There has been some interesting discussion over at the Tricycle blog about the U.S. Army's first Buddhist chaplain, Thomas Dyer. You can read it in full here. First U.S. Army Buddhist Chaplain, but I will also provide an excerpt below.
He has left his boots at the door of the temple, but in the temple room he wears a standard Army camouflage uniform. Instead of a cross or crucifix on the right chest his uniform bears the “dharma wheel” insignia as a symbol of the Buddhist faith.
This is a description of Thomas Dyer, 43, of Memphis, Tennessee. Dyer is the US Army’s first Buddhist chaplain, according to the commercialappeal.com (Memphis Online). His conversion to Buddhism at first caused waves in his family, but his wife finally made peace with his decision: “I actually thank God in a way because I wouldn’t have gone as deep in my own faith if I hadn’t been challenged,” she said. “I think each individual’s suffering is personally designed for that individual to lead him to God.”
Dyer, who was at first a Presbyterian and then a Baptist, felt Buddhism addressed questions whose answers had otherwise eluded him:
“The question that arose in my mind is, ‘Why is there so much suffering?’ Christianity did not have a satisfactory answer. I wanted to be happy. The idea that we have to live with suffering until we die just did not make sense to me—the idea that God wants you to suffer so you can then enjoy heaven.” Dyer kept asking, “Is this all there is to life?” As a Christian, he had been interested in mysticism. That led to meditation. Dyer studied Buddhism, then visited the temple near his home in Raleigh [a neighborhood in Memphis]. Right away, he says, “It was like, ‘Whoa, I’m home.’”
Now, amongst the discussion is whether or not being a chaplain in the military is compatible with Buddha's teachings. I think this is a challenging question, especially for those of us who despise war, and aren't all that fond of the military in general.
Here are the comments I left on the post over at Tricycle.
“Freedom isn’t free” type arguments are propaganda, as is the idea of a “just war.” These are fallacies that people buy into to rationalize large scale acts of violence that mostly done to support the “moneyed interests” of society and/or to keep those in currently in power, in power. Although I agree that assuming a completely non-violent approach is probably an impossibility in today’s world, in my opinion, Buddha’s teachings implore us to move in that direction as much as possible. For me, this means rejection of all state sponsored war, any form of terrorism, and all corporate and government efforts to support the continuation of these.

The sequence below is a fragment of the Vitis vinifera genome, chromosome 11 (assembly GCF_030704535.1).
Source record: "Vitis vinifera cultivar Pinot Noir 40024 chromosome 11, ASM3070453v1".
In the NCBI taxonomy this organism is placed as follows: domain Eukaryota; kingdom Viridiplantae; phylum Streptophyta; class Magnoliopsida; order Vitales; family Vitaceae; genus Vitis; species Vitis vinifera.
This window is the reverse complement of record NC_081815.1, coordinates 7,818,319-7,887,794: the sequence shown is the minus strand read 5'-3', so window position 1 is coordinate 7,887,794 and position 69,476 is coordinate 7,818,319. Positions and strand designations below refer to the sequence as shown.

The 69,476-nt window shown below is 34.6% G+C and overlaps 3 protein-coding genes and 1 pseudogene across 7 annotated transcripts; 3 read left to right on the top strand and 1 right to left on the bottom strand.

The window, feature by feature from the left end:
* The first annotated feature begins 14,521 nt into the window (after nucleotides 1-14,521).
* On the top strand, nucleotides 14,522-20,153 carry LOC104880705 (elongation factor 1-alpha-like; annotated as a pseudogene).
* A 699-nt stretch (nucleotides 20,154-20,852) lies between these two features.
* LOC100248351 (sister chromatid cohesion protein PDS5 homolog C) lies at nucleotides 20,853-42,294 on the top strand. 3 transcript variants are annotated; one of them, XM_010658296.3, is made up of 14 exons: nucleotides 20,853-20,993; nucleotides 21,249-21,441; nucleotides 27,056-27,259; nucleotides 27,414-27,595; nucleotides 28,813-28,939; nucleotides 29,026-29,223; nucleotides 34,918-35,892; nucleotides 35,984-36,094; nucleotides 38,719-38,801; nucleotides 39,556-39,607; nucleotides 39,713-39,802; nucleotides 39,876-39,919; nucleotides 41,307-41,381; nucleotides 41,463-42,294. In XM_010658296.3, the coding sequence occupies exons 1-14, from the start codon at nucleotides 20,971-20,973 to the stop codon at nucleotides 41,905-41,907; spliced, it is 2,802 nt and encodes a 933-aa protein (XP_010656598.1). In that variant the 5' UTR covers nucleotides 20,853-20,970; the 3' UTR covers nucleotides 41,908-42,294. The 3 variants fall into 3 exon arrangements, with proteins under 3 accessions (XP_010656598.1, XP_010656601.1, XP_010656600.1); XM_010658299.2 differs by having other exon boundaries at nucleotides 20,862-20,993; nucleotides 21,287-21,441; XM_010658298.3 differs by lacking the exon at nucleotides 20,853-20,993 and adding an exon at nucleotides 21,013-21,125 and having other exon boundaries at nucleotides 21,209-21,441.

However, I have to say that people like Thomas Dyer, in the role that they are playing, can actually be fulfilling the Bodhisattva vow to liberate all beings. Bodhisattvas are said to be unafraid to enter into any situation in order help others. They don’t “pick and choose.” So, even though I’m not a supporter of many of the actions done by the military, I think people like Mr. Dyer have the potential to benefit others from within a damaging system.
On a related note, I feel fortunate to live in a city where the police chief is also a zen buddhist practitioner. Even though I have disagreed with his decisions at times, I do believe he is much more thoughtful and mindful of the impact of his decisions and words than your average chief. It sounds like Jamie (another police officer who posted comments) may have had similar changes as a result of his practice, and it’s impact on his work.
I think there is a tendency for those of us who support peace, and are against military actions, to leap into demonizing the people who are in the military. Furthermore, we sometimes (me included) fail to see how a person's actions within a damaging system or institution might actually be absolutely essential to transforming the nature of that system or institution. This doesn't mean that someone who becomes a chaplain, for example, can't loose sight of the teachings and become an enabler - he or she definitely could be. But at the same time, maybe that same person is one of those in the tipping point towards a new way of being for the whole group.
Samsaric muck is the fodder for enlightenment, is it not? To me, the intensity of suffering Mr. Dyer faces in working with his fellow soldiers is enormous, and as such, is also that much more of a opportunity for his practice to strengthen and have a very beneficial effect.
I wish for him continued openness, deep awareness, and a willingness to continue to challenge perceptions, as he did when he first converted to Buddhism.